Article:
In October 2018, Facebook user Matt Gaelitz shared a slide titled “Conservative vs. Liberal” along with a status update:
Taken at a California public high school this year. This is what indoctrination is all about.
The page added:
(JL) This was posted by one of the admins at Radical Liberty, who is a high school student in California. This is a very real picture of what public high schools are teaching students today. “There is no indoctrination in our schools! LOL” “Teachers deserve higher pay!”
On Imgur, the most upvoted comment was “it was a student presentation, but keep up that fake outrage, homie”:
In the “Conservative” column on the left of “Conservative vs. Liberal,” the list read:
Favor the wealthy
- Seeks to divide
- Fear diversity
- Promote aggression
- Promote ignorance
- Defend tradition against progress
Under “Liberal,” it read:
- Favors common person
- Seeks to unite
- Celebrate diversity
- Promote peace
- Promote education
- Promote innovation & progress
On June 7 2018, the now-dormant page “Radical Liberty” shared the following commentary and some claims from someone who claimed to have been the person who originally posted it. That individual, who only described themself as “D.C.,” refused to provide any verifiable information about the image or its context:
(D.C.) Hello everyone. So I have finally found time to actually write this full-length article about the picture I shared the other day. Thanks for waiting.
Let’s start by setting up some ground rules first:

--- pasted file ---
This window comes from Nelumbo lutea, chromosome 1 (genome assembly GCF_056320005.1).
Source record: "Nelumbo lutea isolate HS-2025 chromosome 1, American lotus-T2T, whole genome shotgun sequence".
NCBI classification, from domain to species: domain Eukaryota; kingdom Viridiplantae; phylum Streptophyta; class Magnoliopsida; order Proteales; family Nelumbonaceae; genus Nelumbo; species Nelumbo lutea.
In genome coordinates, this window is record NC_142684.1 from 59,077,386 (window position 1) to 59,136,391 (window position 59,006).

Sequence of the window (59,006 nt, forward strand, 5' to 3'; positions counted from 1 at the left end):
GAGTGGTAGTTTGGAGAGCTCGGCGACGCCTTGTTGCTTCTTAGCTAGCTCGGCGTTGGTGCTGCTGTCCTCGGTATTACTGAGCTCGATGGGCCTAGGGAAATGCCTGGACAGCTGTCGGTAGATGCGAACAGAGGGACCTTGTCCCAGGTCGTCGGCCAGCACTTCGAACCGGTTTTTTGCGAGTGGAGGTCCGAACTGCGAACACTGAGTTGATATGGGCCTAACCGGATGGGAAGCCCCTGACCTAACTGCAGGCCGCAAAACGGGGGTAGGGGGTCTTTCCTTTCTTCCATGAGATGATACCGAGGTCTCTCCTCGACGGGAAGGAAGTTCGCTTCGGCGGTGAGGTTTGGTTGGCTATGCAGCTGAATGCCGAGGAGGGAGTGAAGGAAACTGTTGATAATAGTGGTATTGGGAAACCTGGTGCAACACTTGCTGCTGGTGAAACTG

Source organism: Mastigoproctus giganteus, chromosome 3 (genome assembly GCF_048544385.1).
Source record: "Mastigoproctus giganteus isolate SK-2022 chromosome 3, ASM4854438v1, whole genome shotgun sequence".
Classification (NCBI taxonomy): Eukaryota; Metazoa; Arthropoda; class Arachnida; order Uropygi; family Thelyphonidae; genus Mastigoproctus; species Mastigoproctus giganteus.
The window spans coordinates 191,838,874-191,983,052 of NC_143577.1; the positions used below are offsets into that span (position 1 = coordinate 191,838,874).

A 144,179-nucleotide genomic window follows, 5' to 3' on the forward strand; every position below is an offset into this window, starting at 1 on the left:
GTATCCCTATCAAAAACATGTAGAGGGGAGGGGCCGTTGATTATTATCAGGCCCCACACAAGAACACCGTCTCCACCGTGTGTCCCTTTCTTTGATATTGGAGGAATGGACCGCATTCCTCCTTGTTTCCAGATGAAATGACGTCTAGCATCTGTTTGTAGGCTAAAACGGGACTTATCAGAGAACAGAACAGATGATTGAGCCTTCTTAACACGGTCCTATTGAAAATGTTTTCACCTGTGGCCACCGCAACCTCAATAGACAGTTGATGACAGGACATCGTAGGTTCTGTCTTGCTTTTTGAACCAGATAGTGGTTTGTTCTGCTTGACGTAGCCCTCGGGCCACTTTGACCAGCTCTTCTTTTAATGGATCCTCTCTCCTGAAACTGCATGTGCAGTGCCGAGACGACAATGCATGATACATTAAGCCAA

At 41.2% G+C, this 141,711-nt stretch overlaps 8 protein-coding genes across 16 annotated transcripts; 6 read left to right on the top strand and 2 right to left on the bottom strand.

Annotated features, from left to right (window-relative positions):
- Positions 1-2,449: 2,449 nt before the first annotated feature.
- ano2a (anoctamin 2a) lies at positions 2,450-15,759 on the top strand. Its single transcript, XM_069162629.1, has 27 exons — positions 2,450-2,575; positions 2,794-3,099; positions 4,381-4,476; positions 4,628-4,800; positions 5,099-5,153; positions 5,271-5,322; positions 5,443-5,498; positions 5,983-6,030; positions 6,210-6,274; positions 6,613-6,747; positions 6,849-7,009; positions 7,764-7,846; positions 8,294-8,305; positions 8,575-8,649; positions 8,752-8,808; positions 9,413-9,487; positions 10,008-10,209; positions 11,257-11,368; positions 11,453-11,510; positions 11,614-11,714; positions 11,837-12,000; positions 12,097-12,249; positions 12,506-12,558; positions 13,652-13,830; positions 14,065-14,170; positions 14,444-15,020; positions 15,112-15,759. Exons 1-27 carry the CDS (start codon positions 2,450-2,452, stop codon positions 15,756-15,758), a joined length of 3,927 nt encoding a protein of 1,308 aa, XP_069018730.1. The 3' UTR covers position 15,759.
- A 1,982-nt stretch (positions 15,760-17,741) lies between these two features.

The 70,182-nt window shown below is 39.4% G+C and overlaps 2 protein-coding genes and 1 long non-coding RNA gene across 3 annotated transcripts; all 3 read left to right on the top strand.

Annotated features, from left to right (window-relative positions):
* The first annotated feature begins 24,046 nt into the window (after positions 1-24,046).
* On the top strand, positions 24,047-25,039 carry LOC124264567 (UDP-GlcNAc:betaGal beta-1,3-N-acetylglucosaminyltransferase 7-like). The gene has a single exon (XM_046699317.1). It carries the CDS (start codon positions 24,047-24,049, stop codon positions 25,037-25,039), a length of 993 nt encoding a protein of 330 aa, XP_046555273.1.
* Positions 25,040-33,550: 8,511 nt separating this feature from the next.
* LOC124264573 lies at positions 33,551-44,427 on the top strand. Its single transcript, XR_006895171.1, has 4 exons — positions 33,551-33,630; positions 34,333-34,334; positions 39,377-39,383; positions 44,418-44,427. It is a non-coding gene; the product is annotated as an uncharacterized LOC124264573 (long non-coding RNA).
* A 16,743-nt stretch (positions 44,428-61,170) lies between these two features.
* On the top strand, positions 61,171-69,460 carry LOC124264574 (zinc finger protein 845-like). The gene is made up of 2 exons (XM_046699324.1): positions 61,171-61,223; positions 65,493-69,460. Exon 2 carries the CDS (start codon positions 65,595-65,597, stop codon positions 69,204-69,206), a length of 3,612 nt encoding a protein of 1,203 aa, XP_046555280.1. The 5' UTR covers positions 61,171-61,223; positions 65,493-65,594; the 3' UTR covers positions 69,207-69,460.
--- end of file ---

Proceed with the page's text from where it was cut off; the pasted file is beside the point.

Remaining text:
1) No, I will not reveal my identity. If you already know it, I would ask you to keep it private.
2) No, I will not reveal my high school or teacher. This post is not meant to expose them specifically. It’s only to describe my own experiences. Some people do know—and I would ask them to also keep it private.
So let’s start. I will begin with the context of the situation. How did it come about in the first place? It was a slide presented to us by the teacher during a unit about Reagan’s New Conservatism. We were asked to define what conservatism and liberalism were, then this chart was presented to us (as fact) to “define” what they really are.
Why did I not take a more full picture as people have suggested? For starters, phones aren’t even allowed to be used in class, so I did this rather secretively. Also, zooming out of the image might have made some of the information very hard to see. It’s important to realize that not everything can be caught perfectly with a phone.
How long has this been going on? Practically the whole year. This is the third time we’ve had one of these charts before—we had one comparing the extreme right and the extreme left (no picture unfortunately) and one comparing socialism versus communism (picture will be attached in the comments). They were both factually incorrect, and I even tried to argue about one of them (it was the only one the teacher was present for, we had a substitute for the others and the slides were already prepared).